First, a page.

WASHINGTON, DC- Evangelicals from across the country are urging that Congress extend the Renewable Energy Tax Production Credit (aka"Wind Tax Credit") during the fiscal cliff negotiations. In a press call earlier today, evangelical leaders from the Good Steward Campaign and Evangelical Environmental Networkoutlined a national grassroots and media campaign to mobilize Christians on this issue. The call featured Rev. Mitch Hescox, President & CEO of the Evangelical Environmental Network, Rev.Gabriel Salguero, President of the National Latino Evangelical Coalition, and Rev.Steve Fortenberry, Pastor, Common Ground Church, North Lima, Ohio.
"Conservative pro-life Christians are deeply concerned about the continuing impact o fpollution on children and the impact of toxins like mercury on the unborn. Our commitment to protect current and future generations has led us to conclude that renewable energy, including wind, is essential in protecting the health of present and future generations," said the Rev. Mitch Hescox. "While we've made progress in protecting our kids from toxic pollution more needs to be done. Every parent knows you can't put a price on the health of our kids."
This current campaign builds upon successful advocacy efforts earlier this year in which more than fifty thousand pro-life Christians petitioned the EPA in favor of clean energy. In the last week, thousands of Christians have signed a petition in favor of Wind Tax Credit as part of an ongoing email campaign to 9 million evangelicals and Catholics and renewed outreach from evangelicals to key House and Senate leaders.
Wind is a big part of America's current and future energy needs. Over 35% of new electric generation over the last five years has come from wind power. In 2011 alone, wind helped displace over fifteen thousand short tons of nitrogen oxide emissions and over one hundred million short tons of sulfur dioxide emissions, resulting in cleaner air and a safer world for our children.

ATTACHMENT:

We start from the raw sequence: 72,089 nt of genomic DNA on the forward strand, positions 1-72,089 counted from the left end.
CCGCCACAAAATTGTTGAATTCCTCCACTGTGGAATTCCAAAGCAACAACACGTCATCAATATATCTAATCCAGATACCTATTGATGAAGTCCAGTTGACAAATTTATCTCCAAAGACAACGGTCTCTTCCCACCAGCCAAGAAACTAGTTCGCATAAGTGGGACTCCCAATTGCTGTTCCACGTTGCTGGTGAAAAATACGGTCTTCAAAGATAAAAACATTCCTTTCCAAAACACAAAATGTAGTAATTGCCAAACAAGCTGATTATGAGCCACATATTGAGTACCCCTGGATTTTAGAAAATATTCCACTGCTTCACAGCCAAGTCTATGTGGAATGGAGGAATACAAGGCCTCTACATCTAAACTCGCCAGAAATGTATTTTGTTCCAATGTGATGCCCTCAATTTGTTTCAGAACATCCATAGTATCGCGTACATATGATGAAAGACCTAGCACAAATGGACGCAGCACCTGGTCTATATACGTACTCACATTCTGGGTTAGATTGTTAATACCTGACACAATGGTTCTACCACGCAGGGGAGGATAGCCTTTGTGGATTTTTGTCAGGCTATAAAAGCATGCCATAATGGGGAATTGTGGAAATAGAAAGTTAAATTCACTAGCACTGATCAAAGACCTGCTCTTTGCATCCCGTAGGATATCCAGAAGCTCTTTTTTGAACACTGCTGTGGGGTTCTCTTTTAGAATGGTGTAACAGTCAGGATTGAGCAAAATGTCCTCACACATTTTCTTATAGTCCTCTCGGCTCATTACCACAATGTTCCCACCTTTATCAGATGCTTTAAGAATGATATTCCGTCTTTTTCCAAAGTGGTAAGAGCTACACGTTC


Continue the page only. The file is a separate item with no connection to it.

Learnmore at http://creationcare.org/ourkids
You can listen to the teleconference hosted earlier today
by Randy Brinson
All too often, the discussion of the environment and renewable energy falls along deeply divided ideological and party lines. Republicans, wary of climate change, frequently close their hearts and minds to discussion of the need to expand alternative energy solutions, while Democrats frequently overreach on the issue of energy, trading barbs with the Republicans without finding meaningful discussion on real energy solutions and integration of all renewable energy resources.
While political parties continue to fight over energy priorities to score political points, the developing countries around the globe are feeling the social and economic impact of years of neglect with regard to energy policy. From sub Sahara Africa to our friends in Latin America, lack of reliable energy and a growing dependency on fossil fuels are leading to growing poverty and economic uncertainty,creating more instability across the globe.
We recently returned from the a trade mission to Latin America with the Alabama Commissioner of Agriculture and the Dean of Agriculture at Auburn University, to create a partnership between the State of Alabama and Central America. As we met with cabinet ministers and the leaders of Guatemala and Honduras, such as President Lobo of Honduras, their concerns across the region were the same. The main concern was the need for security and energy so their economies could grow.
All too often, assistance from the United States has been fragmented or purely related to business opportunities that would benefit America. However, what is most important to the region is to provide adequate security for citizens, allow stable businesses opportunities and protect investment.This includes adequate training for law enforcement especially in areas of crime intervention, investigation, and conflict resolution.
Equally important, along with security, is the provision of adequate energy. The lack of a reliable grid and electrical transmission, along with rising fuel costs, has made energy scarce, unreliable and expensive. The cost of energy has led to the loss of manufacturing and processing facilities, further limiting employment opportunities.
Despite fertile ground and long growing seasons, the lack of energy has limited agricultural and agribusiness expansion, limiting irrigation, and refrigeration and storage facilities.
Solar energy is an important opportunity for the countries of Latin America. In the most remote areas of Honduras and Guatemala, solar provides the advantages of fixing the cost, lack of need for fossil fuels, and capturing energy from the abundant sunlight that is found in the tropics. The reliability of solar energy has increased and allows for local generation of power without dependency on expensive modes of transmission over large geographic areas. This uncoupling of energy from sources of fossil fuels from tyrannies such as Iran, will allow for economies to grow and prosper.